Cleaver-Brooks - Complete Boiler Room Solutions
Enews signup

The Importance of Boiler System Integration

Tip Sheet: October 2012

Key Facts

  • The performance of a boiler is based on the ability of the burner, boiler and controls to work together
  • Every boiler assembly has its own resonant frequency, so a burner’s combustion characteristics must integrate harmonically
  • Adding the right control system to manage a boiler system minimizes cycling and increases efficiency

Because its boiler components are engineered to work together, Cleaver- Brooks products are more efficient and more reliable than systems assembled with universal parts from different manufacturers.

     

Ultimately, the performance of a boiler is based on the ability of the burner, boiler and controls to work together. Boilers that incorporate equipment from a variety of manufacturers following different protocols typically cannot achieve industry-best results.  

     

The significance of matching a burner to a boiler cannot be underestimated. Flame characteristics are an important factor to consider. A burner’s flame shape and length, or flame envelope, must be matched to the furnace or combustion chamber to transfer the most heat, yet not impinge on the furnace walls in a manner that could be detrimental, such as degrading the boiler tubes and/or causing incomplete combustion rumble and sooting because of flame quenching.  

     

Another key aspect to matching the burner to the boiler or heat exchanger involves a phenomenon known as combustion noise or combustion vibration, often referred to as “combustion rumble.” Every boiler assembly has its own resonant frequency, so a burner’s combustion characteristics must integrate well harmonically. Otherwise, at certain loads, the whole package may vibrate excessively, thereby causing undue wear and tear on the system’s components.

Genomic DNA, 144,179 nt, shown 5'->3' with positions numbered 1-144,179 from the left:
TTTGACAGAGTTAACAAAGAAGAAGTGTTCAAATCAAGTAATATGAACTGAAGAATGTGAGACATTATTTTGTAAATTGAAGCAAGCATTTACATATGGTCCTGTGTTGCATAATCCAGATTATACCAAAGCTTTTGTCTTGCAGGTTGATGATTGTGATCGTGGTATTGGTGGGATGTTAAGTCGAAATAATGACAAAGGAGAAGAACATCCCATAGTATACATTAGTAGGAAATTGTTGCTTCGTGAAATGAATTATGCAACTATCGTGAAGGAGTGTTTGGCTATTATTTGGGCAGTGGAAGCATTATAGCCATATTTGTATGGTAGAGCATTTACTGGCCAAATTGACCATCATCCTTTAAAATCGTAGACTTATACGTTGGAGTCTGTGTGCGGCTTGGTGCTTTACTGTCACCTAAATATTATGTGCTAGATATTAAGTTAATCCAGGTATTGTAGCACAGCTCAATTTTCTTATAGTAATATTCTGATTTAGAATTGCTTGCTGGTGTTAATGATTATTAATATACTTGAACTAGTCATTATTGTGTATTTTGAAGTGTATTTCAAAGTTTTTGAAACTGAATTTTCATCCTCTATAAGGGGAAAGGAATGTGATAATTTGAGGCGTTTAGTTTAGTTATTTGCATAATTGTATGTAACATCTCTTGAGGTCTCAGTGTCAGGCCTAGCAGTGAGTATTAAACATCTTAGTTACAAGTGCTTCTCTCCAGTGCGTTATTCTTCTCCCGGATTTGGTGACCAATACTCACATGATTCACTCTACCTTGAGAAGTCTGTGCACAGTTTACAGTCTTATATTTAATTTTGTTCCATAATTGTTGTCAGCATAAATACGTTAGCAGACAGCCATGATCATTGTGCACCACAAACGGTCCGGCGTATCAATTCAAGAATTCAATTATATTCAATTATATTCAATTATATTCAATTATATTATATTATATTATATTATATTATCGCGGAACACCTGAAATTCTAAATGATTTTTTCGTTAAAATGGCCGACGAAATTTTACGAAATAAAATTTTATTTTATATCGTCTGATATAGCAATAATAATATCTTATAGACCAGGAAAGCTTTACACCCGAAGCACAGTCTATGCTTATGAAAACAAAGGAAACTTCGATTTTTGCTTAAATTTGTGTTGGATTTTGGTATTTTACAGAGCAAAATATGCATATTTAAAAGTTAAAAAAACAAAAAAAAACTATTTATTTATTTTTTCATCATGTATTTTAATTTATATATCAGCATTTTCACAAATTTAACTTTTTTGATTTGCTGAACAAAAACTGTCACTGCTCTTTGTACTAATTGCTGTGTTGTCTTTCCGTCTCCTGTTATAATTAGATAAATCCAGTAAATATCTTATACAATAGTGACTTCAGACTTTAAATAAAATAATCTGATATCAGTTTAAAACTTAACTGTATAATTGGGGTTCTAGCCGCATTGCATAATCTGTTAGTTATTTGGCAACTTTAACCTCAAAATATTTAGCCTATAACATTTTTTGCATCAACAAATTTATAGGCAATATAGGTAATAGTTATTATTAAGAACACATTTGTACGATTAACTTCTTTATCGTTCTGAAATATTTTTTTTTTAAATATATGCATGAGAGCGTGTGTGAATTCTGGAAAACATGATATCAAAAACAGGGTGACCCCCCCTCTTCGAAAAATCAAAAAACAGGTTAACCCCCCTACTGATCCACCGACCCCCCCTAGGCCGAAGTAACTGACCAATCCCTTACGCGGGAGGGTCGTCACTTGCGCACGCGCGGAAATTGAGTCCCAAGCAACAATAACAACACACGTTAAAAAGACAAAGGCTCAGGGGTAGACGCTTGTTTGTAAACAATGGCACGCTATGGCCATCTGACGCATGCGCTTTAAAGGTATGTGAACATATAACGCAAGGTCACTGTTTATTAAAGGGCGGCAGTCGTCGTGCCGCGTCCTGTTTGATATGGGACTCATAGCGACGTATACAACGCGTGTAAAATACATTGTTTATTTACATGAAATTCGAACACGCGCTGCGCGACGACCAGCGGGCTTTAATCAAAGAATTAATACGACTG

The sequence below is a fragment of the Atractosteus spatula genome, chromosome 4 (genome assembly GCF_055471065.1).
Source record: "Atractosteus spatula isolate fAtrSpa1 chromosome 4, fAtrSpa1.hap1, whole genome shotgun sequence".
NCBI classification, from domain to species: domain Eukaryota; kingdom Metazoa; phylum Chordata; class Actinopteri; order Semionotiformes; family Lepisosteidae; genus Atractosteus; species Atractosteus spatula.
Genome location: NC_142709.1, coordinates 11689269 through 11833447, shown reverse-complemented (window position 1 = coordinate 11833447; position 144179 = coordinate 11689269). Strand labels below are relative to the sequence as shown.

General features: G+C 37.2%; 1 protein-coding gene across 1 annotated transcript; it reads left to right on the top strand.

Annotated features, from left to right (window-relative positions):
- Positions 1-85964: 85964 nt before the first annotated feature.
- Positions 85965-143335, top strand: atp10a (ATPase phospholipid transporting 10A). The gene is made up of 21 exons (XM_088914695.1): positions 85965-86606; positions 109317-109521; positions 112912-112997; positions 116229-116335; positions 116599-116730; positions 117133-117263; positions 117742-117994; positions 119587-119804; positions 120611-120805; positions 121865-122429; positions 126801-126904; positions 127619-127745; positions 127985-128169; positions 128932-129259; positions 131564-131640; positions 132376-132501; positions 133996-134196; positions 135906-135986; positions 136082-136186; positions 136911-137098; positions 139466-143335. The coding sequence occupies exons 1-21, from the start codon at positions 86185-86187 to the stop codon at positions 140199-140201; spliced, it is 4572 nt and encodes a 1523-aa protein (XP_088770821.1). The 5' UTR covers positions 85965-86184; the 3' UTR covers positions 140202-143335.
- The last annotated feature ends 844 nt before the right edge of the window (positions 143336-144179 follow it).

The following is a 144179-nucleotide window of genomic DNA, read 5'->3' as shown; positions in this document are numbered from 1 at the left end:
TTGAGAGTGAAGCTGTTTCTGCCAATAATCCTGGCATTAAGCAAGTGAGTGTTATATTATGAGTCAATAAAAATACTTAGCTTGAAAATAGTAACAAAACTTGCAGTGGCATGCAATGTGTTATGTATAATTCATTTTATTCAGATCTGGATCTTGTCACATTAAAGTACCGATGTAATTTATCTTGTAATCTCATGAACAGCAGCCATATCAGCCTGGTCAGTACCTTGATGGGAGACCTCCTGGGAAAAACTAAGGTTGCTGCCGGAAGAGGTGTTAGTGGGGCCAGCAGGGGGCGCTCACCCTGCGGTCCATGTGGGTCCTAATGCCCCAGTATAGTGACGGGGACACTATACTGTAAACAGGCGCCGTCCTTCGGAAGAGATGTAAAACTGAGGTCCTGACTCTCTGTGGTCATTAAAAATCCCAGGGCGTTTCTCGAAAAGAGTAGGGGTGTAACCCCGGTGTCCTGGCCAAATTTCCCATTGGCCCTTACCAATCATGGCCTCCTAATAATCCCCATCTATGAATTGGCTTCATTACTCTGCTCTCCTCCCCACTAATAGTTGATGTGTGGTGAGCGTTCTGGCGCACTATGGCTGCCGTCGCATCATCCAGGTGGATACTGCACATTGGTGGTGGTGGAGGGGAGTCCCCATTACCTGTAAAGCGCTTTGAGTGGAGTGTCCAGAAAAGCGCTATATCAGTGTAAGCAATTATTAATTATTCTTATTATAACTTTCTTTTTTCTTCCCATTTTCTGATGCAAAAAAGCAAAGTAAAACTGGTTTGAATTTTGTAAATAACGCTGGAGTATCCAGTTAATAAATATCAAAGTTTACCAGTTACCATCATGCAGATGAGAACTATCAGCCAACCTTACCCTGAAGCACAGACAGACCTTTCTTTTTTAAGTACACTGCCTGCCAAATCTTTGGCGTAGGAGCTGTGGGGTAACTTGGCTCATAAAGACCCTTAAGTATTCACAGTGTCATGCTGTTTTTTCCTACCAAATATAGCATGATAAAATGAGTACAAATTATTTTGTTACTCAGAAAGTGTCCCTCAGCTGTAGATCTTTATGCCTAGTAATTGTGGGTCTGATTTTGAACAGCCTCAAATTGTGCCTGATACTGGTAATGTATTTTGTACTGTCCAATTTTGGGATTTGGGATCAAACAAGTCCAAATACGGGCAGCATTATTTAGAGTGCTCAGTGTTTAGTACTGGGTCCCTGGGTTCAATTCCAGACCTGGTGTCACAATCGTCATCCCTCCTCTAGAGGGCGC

Adding the right control to manage the boiler system is also paramount. Often in a multiple boiler system, a facility will try to save money by selecting the lowest-cost control system, either installing an inadequate control or no sequencing control at all. It is limiting to have a simple boiler sequencing control operate a multiple-boiler system. It is even worse to have multiple boilers cycle and modulate on their own without any coherent strategy. Both scenarios lead to excessive wear, inefficient operation and higher-than-necessary fuel costs.  

     

Cleaver-Brooks is committed to integrated engineering, and its boiler systems are designed and tested extensively at its research and development facility. Because its boiler components are engineered to work together, Cleaver-Brooks products are more efficient and more reliable than systems assembled with universal parts from different manufacturers.  

     

As noted, Cleaver-Brooks operates a dedicated research and development center where engineers use the latest technology, including mathematical modeling, finite element analysis and advanced computational fluid dynamics (CFD), to optimize the total boiler/burner/control system, maximizing energy efficiency and reliability while minimizing emissions.  


In addition to developing energy-efficient, low-emissions products, Cleaver-Brooks engineers also offer state-of-the-art retrofit solutions for commercial, institutional and industrial markets.